Eribulin exerts its pharmacologic effects by binding to the plus ends of microtubules and suppressing microtubule growth, without affecting microtubule shortening, and by inducing the formation of nonproductive tubulin aggregates (Figure 1). This pattern of effects on microtubule stabilization is distinct from that of other clinically important tubulin-targeting agents, which include taxanes, epothilones, and vinca alkaloids. Vinca alkaloids (e.g., vincristine, vinblastine) bind to the plus ends and the sides of the microtubule, thereby reducing the concentration of tubulin aggregates and shrinking of the microtubules. Taxanes (e.g., paclitaxel, docetaxel) promote microtubule polymerization and maintain the microtubule structure, leading to the inhibition of mitotic spindle. Epothilones (e.g., ixabepilone) induce microtubule polymerization through a mechanism that appears to be similar to that of paclitaxel, as epothilones compete with paclitaxel for binding to microtubules and suppress microtubule dynamics.
Mechanism of action of eribulin. The polymerization of microtubules occurs when heterodimers of α-tubulin and β-tubulin assemble to form a cylinder that is composed of tubulin heterodimers in a head-to-tail structure (A). Tubulin polymerizes in an end-to-end fashion with the α subunit of one tubulin dimer binding to the β subunit of the next. Therefore, one end will have the α subunit exposed while the other end will have the β subunit exposed. These ends are designated the minus (−) and plus (+) ends, respectively. The (−) end is capped so elongation of the microtubule occurs from the (+) direction. (B) Eribulin binds to the centromeric cap of the microtubule. A few molecules of vinblastine bound to high-affinity sites at the microtubule (+) end suffice to suppress microtubule cycling. A microtubule cutaway reveals the interior surface of the structure. Paclitaxel binds along the interior surface of the microtubule. Ixabepilone is known to share a common binding site with paclitaxel and has a high binding affinity for beta-III microtubulin. Despite the fact that epothilones bind close to or at the paclitaxel binding site on tubulin, the binding of epothilones to tubulin and the subsequent microtubule formation may be distinct from those of paclitaxel and require further research to elucidate all of the potential binding sites. (Adapted, with permission, from references 12–16).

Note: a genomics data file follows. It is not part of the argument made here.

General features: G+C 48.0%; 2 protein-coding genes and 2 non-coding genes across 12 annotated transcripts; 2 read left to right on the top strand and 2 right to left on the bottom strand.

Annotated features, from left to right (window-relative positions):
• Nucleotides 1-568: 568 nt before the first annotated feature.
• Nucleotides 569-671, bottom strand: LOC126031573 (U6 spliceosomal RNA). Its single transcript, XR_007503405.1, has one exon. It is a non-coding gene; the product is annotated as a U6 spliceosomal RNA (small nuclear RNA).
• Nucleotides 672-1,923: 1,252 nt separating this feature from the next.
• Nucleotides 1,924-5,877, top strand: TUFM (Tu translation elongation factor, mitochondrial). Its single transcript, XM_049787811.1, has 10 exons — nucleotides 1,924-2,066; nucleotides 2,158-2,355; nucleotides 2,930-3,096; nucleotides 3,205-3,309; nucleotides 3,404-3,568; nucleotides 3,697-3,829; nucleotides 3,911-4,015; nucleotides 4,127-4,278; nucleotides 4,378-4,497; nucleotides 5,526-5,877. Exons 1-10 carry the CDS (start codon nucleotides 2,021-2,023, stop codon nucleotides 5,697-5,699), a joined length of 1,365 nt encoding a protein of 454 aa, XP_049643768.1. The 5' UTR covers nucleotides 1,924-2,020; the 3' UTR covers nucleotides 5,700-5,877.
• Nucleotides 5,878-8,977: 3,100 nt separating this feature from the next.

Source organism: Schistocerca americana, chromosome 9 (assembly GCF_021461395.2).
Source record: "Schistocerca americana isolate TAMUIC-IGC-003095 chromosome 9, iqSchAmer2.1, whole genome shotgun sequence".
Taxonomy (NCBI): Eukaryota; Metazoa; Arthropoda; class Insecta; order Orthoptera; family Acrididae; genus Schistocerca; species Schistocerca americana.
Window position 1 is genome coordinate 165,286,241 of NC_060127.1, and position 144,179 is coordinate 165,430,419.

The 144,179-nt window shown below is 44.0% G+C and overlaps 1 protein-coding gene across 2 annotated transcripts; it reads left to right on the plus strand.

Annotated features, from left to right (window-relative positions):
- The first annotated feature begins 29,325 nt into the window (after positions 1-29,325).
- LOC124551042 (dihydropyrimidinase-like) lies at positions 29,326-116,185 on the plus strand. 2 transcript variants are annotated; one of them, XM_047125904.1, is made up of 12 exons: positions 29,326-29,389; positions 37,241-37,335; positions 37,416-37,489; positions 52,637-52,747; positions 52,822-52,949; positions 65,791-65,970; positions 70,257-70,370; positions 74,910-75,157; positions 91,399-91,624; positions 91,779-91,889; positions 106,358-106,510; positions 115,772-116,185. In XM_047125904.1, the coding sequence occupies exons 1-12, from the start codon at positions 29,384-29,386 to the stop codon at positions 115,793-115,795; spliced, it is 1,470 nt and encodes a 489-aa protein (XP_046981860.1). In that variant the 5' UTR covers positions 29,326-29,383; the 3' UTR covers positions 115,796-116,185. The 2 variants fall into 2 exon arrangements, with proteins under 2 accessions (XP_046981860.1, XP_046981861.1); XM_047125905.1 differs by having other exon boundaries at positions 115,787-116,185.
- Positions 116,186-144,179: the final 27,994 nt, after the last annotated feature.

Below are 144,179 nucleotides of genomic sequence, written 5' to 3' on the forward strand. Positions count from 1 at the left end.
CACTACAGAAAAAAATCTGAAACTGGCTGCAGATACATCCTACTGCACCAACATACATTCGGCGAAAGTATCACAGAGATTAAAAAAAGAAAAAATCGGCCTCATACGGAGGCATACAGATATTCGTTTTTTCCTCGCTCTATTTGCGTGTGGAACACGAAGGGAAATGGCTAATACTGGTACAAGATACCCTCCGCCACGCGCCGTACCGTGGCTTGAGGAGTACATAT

Eribulin binds to a single site on soluble tubulin with low affinity and to a small number of sites at the microtubule ends with high affinity. This binding at the microtubule ends leads to the blockade of tubulin dimers from adding to the growing end of the microtubules. Eribulin binds at or near the tubulin vinca domain, a region located at the interface to two tubulin heterodimers. It appears to exert its activity by inhibiting microtubule growth. Unlike the antimitotic agents, paclitaxel and vinblastine, eribulin does not affect microtubule shortening.[10,19]
In vitro data have shown that eribulin inhibits cancer cell proliferation via the induction of irreversible cell-cycle blocks at G2-M, disruption of mitotic spindles, and initiation of apoptosis.[18,20] Although eribulin is a substrate for the P-glycoprotein drug efflux pump, it retains full in vitro activity against cancer cells that are taxane resistant due to β-tubulin mutations.
Am J Health Syst Pharm. 2012;69(9):745-755. © 2012 American Society of Health-System Pharmacists
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